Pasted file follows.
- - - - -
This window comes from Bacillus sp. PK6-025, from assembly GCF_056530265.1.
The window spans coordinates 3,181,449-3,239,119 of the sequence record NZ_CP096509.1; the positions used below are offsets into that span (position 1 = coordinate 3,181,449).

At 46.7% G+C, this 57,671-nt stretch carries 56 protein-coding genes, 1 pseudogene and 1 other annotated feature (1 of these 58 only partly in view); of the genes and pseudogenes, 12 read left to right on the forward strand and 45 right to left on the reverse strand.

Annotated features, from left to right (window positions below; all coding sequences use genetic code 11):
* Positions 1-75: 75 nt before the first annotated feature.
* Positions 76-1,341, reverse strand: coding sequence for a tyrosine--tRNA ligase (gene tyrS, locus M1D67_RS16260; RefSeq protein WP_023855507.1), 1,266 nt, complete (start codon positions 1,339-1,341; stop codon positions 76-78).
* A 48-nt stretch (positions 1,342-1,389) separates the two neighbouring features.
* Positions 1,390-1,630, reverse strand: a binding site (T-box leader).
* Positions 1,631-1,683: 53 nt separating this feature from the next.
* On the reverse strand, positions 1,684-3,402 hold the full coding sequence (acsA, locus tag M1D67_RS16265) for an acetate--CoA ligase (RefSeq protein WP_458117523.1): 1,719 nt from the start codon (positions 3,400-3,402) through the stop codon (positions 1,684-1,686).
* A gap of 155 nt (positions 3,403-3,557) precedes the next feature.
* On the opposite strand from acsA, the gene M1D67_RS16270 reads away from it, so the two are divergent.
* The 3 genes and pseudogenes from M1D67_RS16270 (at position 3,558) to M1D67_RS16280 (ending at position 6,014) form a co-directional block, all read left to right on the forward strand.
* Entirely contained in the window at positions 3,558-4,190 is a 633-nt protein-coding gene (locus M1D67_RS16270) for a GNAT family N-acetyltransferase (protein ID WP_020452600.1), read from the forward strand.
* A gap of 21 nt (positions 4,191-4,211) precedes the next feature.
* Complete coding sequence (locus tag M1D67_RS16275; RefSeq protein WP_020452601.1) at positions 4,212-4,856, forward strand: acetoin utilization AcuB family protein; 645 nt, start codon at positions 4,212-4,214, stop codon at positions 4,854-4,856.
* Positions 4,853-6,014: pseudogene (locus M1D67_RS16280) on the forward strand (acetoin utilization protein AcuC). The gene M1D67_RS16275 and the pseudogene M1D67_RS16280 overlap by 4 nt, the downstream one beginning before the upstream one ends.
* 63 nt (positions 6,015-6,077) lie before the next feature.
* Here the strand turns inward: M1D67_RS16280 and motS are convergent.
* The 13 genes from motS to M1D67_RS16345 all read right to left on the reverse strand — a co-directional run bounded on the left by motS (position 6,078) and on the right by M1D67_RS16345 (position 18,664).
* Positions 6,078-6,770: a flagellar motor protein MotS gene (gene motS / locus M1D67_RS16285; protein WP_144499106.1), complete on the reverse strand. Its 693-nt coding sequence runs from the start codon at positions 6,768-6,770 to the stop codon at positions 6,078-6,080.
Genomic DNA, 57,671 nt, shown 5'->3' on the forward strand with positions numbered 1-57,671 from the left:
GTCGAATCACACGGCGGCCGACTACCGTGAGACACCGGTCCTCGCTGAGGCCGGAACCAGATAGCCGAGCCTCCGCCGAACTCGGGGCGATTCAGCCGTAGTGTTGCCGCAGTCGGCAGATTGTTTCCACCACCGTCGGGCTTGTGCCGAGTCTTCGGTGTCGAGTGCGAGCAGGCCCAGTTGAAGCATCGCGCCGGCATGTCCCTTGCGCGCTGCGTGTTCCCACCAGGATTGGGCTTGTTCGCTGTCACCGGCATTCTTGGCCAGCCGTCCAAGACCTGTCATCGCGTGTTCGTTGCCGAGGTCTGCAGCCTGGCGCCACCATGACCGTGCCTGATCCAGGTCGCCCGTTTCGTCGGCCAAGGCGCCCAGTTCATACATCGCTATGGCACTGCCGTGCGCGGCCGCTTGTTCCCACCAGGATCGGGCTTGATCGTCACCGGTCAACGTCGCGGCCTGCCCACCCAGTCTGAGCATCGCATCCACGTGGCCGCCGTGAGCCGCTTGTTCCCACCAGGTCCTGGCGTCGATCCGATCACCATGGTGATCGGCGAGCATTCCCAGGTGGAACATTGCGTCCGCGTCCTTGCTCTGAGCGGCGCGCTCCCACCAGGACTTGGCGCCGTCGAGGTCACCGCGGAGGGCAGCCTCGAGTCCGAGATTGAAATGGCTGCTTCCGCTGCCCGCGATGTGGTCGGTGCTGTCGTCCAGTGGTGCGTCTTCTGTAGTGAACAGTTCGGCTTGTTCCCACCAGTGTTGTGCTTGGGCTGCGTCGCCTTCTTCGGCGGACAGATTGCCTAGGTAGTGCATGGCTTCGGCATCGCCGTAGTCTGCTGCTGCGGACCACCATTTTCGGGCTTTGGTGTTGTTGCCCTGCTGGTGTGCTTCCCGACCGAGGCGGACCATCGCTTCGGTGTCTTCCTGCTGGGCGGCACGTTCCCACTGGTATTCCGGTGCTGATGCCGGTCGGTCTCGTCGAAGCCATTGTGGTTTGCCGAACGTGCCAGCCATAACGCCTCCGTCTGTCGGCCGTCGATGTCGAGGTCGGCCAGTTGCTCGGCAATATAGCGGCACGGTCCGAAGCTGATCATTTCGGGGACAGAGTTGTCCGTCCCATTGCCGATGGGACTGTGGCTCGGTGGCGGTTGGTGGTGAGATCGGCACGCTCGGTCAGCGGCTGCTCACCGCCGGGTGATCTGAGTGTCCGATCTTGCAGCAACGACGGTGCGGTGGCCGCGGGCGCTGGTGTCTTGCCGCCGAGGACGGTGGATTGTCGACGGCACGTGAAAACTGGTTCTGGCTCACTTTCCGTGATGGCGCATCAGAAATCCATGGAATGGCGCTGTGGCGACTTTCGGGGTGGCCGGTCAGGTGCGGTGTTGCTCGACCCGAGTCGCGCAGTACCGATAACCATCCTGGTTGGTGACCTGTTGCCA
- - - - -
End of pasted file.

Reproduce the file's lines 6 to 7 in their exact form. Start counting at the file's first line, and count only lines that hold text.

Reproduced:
* Positions 76-1,341, reverse strand: coding sequence for a tyrosine--tRNA ligase (gene tyrS, locus M1D67_RS16260; RefSeq protein WP_023855507.1), 1,266 nt, complete (start codon positions 1,339-1,341; stop codon positions 76-78).
* A 48-nt stretch (positions 1,342-1,389) separates the two neighbouring features.